[cc language=”PowerShell”] $azAccount = Get-AzureRMAutomationAccount -ResourceGroupName SPTechCon -Name SPTechConAADSC $azAccount | Import-AzureRMAutomationDSCConfiguration -SourcePath “$env:SYSTEM_ARTIFACTSDIRECTORY\Dev Build\DSC\CorporateIntranet.ps1” -Published -Force $azAccount | Start-AzureRmAutomationDscCompilationJob -ConfigurationName CorporateIntranet [/cc]

Where SPTechConAADSC is the name of my Azure Automation Account I want to deploy the DSC script to, CorporateIntranet.ps1 is the name of my DSC configuration script that contains the SharePoint configurations in my code project, and CorporateIntranet is the name of my configuration.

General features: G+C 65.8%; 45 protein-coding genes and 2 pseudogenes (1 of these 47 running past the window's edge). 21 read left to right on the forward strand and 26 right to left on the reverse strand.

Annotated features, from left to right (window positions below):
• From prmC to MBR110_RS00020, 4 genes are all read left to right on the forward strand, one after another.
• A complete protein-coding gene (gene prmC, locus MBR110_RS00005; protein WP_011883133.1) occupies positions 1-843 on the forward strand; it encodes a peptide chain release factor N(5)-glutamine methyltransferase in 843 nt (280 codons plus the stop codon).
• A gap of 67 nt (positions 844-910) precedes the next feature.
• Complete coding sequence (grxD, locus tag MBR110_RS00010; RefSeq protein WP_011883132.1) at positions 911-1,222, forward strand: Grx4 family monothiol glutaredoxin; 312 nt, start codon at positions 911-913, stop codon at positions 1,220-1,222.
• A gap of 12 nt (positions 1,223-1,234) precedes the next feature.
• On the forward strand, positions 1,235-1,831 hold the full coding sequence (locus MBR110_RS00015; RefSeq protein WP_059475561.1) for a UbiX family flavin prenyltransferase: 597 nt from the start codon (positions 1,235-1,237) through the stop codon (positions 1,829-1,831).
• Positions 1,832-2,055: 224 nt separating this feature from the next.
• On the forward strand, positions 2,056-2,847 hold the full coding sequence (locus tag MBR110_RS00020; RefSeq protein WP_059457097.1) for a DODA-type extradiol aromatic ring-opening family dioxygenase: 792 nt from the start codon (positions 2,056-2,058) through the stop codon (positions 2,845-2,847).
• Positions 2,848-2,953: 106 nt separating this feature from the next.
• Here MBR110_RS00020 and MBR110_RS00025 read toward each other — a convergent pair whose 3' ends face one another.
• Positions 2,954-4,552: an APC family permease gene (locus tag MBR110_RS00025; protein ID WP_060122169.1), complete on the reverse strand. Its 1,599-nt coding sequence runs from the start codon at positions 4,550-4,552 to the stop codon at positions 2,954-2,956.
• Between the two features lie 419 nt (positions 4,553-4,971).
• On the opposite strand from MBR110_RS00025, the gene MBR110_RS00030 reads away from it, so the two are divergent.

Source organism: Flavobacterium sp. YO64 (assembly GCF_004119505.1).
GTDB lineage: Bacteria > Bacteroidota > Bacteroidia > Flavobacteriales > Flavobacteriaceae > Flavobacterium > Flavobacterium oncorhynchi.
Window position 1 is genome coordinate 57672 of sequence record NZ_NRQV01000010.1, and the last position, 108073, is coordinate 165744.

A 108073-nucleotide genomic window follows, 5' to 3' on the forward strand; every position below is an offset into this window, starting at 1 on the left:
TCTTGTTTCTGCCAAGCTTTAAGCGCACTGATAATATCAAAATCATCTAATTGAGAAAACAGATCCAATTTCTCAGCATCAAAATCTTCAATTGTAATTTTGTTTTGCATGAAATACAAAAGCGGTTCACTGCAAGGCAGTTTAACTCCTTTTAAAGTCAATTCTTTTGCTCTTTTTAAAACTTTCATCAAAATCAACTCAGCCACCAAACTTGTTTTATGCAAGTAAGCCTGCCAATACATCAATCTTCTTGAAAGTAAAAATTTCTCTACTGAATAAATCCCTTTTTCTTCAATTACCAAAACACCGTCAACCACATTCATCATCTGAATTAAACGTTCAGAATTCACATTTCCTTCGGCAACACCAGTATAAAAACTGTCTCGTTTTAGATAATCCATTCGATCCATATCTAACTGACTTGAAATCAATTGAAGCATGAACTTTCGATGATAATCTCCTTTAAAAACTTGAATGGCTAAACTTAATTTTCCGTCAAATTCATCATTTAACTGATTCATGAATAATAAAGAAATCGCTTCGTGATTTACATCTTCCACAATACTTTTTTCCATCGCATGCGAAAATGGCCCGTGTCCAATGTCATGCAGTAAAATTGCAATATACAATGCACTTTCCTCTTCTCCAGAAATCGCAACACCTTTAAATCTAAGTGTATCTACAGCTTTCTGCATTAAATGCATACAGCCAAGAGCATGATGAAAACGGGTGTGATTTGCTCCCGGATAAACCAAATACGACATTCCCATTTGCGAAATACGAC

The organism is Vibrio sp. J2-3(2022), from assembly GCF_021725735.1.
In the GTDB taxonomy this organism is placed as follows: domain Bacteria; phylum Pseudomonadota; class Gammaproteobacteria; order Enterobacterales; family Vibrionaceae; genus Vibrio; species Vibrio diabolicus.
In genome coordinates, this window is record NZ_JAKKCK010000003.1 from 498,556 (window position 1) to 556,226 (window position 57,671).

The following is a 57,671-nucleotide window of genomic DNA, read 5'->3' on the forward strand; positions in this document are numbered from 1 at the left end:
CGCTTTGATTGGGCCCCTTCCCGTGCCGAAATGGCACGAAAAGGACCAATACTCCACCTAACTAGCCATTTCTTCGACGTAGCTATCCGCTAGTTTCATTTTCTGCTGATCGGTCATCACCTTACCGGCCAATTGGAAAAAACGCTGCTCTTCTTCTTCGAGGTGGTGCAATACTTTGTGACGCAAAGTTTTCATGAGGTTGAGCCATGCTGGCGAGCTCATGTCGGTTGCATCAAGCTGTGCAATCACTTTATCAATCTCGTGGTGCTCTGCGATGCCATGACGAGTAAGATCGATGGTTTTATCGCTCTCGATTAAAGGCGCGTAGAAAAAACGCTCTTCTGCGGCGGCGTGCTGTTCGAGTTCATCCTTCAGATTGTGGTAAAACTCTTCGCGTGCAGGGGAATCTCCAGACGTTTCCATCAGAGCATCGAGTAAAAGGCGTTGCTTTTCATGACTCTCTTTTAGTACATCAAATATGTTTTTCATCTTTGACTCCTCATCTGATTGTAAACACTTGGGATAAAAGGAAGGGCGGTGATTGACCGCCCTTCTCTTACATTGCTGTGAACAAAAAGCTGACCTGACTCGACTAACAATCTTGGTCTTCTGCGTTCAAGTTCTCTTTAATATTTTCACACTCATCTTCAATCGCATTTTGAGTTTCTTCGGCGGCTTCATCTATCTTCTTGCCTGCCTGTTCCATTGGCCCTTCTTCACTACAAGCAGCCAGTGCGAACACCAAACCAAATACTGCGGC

Azure Automation DSC

Azure Automation DSC is where the official DSC configurations will end up and it is the engine that will take care of deploying the latest configuration changes to our SharePoint environment.

Seeing it Action

Our DevOPS pipeline is now ready to be operational, all the pieces are in place. In our scenario, the IT Admin now opens the CorporateIntranet.ps1 file in the Visual Studio Code free editor, and makes the configuration change to include the new Search Content Source required by the Development team.

[cc language=”PowerShell”] SPSearchContentSource FormsCS { Name = “Forms” ServiceAppName = “Search Service Application” ContentSourceType = “SharePoint” Addresses = @(“http://localhost”) PSDscRunAsCredential = $SPSetup } [/cc]

Once the changes are done to the file, the admin pushes the changes back into the VSTS Source Control. The moment a changes is detected, VSTS initiates a new Build:

The moment the build successfully completes, a new Release will get triggered: